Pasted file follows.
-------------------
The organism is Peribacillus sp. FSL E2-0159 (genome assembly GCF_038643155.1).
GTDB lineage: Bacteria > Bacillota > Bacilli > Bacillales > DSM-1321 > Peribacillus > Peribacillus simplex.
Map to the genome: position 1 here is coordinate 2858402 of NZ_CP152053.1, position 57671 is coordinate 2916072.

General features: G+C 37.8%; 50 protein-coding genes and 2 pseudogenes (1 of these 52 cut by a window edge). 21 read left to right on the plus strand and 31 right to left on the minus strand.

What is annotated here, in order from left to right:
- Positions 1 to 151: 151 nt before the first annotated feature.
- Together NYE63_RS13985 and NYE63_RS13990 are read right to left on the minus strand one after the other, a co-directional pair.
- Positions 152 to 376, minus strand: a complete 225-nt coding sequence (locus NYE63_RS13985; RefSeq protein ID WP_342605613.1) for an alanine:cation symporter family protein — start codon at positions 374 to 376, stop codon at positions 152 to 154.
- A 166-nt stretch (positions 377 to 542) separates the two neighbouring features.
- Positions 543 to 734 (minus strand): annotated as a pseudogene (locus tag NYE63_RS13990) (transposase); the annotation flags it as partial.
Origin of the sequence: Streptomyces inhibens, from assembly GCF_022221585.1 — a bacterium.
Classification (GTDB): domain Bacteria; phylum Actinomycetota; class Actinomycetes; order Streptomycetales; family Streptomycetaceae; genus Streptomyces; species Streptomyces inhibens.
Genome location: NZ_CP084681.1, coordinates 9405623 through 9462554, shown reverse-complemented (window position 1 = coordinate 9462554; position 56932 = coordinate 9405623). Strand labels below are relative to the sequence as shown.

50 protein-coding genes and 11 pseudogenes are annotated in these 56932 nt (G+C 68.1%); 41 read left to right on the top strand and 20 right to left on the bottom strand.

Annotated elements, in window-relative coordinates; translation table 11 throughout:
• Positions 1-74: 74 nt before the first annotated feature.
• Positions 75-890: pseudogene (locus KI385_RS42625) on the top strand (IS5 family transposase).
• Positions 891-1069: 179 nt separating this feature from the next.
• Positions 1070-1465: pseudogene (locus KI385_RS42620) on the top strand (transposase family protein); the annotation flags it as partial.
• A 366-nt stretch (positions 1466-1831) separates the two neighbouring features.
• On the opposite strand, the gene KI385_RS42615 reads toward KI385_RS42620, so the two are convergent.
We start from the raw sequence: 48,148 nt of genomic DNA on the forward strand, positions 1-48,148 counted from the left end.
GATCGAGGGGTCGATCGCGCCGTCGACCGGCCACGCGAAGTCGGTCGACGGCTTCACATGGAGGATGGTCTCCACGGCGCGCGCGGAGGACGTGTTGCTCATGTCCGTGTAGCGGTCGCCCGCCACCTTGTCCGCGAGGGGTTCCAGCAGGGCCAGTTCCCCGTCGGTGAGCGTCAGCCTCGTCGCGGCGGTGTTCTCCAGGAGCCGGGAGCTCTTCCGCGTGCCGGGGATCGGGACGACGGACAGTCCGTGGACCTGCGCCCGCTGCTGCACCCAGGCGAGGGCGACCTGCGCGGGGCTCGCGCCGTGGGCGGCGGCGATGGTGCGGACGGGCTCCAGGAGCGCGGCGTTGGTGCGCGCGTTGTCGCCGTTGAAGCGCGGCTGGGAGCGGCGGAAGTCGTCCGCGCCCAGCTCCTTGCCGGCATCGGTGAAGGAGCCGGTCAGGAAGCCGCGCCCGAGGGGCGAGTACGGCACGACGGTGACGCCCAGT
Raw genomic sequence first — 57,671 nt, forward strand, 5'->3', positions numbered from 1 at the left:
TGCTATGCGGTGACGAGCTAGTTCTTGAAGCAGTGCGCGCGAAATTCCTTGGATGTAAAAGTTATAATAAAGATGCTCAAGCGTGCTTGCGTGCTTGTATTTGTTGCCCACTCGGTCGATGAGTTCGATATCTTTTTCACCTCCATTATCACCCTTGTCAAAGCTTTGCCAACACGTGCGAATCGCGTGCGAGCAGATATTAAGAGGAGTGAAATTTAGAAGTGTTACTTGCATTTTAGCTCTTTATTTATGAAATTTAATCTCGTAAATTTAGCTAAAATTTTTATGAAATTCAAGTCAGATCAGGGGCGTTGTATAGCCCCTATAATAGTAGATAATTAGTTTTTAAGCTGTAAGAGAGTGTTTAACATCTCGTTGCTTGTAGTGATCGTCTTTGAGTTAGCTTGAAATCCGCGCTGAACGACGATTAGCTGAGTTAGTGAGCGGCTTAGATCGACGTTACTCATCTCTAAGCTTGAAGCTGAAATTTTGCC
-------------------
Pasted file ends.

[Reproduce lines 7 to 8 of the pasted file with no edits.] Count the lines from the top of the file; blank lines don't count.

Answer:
- Together NYE63_RS13985 and NYE63_RS13990 are read right to left on the minus strand one after the other, a co-directional pair.
- Positions 152 to 376, minus strand: a complete 225-nt coding sequence (locus NYE63_RS13985; RefSeq protein ID WP_342605613.1) for an alanine:cation symporter family protein — start codon at positions 374 to 376, stop codon at positions 152 to 154.